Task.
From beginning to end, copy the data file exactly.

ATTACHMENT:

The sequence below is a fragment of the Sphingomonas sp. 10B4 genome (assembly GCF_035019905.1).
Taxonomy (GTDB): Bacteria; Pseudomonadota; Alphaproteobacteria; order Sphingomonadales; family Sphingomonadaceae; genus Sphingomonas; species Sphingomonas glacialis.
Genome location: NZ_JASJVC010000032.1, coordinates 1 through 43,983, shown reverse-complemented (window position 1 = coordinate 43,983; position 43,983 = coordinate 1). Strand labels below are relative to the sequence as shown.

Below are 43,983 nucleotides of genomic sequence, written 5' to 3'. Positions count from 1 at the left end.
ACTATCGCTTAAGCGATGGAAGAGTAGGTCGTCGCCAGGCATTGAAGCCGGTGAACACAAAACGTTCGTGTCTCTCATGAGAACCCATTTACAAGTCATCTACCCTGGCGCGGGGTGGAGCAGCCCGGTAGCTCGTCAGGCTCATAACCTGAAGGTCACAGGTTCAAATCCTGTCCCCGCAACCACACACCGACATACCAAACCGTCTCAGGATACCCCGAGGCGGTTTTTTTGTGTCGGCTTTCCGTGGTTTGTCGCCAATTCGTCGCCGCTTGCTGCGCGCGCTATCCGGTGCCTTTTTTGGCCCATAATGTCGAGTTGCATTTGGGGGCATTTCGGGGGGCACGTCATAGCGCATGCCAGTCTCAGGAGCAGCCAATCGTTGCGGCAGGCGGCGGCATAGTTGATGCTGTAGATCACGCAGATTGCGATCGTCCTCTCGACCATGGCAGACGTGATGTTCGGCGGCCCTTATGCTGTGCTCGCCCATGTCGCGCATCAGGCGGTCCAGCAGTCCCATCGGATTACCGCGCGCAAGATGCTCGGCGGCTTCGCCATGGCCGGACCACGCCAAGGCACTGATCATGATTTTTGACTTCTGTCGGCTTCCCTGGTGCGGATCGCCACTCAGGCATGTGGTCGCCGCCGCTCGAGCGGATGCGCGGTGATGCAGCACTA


The sequence below is a fragment of the Sphingomonas sp. 10B4 genome (assembly GCF_035019905.1).
Taxonomy (GTDB): Bacteria; Pseudomonadota; Alphaproteobacteria; order Sphingomonadales; family Sphingomonadaceae; genus Sphingomonas; species Sphingomonas glacialis.
Genome location: NZ_JASJVC010000032.1, coordinates 1 through 43,983, shown reverse-complemented (window position 1 = coordinate 43,983; position 43,983 = coordinate 1). Strand labels below are relative to the sequence as shown.

Below are 43,983 nucleotides of genomic sequence, written 5' to 3'. Positions count from 1 at the left end.
ACTATCGCTTAAGCGATGGAAGAGTAGGTCGTCGCCAGGCATTGAAGCCGGTGAACACAAAACGTTCGTGTCTCTCATGAGAACCCATTTACAAGTCATCTACCCTGGCGCGGGGTGGAGCAGCCCGGTAGCTCGTCAGGCTCATAACCTGAAGGTCACAGGTTCAAATCCTGTCCCCGCAACCACACACCGACATACCAAACCGTCTCAGGATACCCCGAGGCGGTTTTTTTGTGTCGGCTTTCCGTGGTTTGTCGCCAATTCGTCGCCGCTTGCTGCGCGCGCTATCCGGTGCCTTTTTTGGCCCATAATGTCGAGTTGCATTTGGGGGCATTTCGGGGGGCACGTCATAGCGCATGCCAGTCTCAGGAGCAGCCAATCGTTGCGGCAGGCGGCGGCATAGTTGATGCTGTAGATCACGCAGATTGCGATCGTCCTCTCGACCATGGCAGACGTGATGTTCGGCGGCCCTTATGCTGTGCTCGCCCATGTCGCGCATCAGGCGGTCCAGCAGTCCCATCGGATTACCGCGCGCAAGATGCTCGGCGGCTTCGCCATGGCCGGACCACGCCAAGGCACTGATCATGATTTTTGACTTCTGTCGGCTTCCCTGGTGCGGATCGCCACTCAGGCATGTGGTCGCCGCCGCTCGAGCGGATGCGCGGTGATGCAGCACTA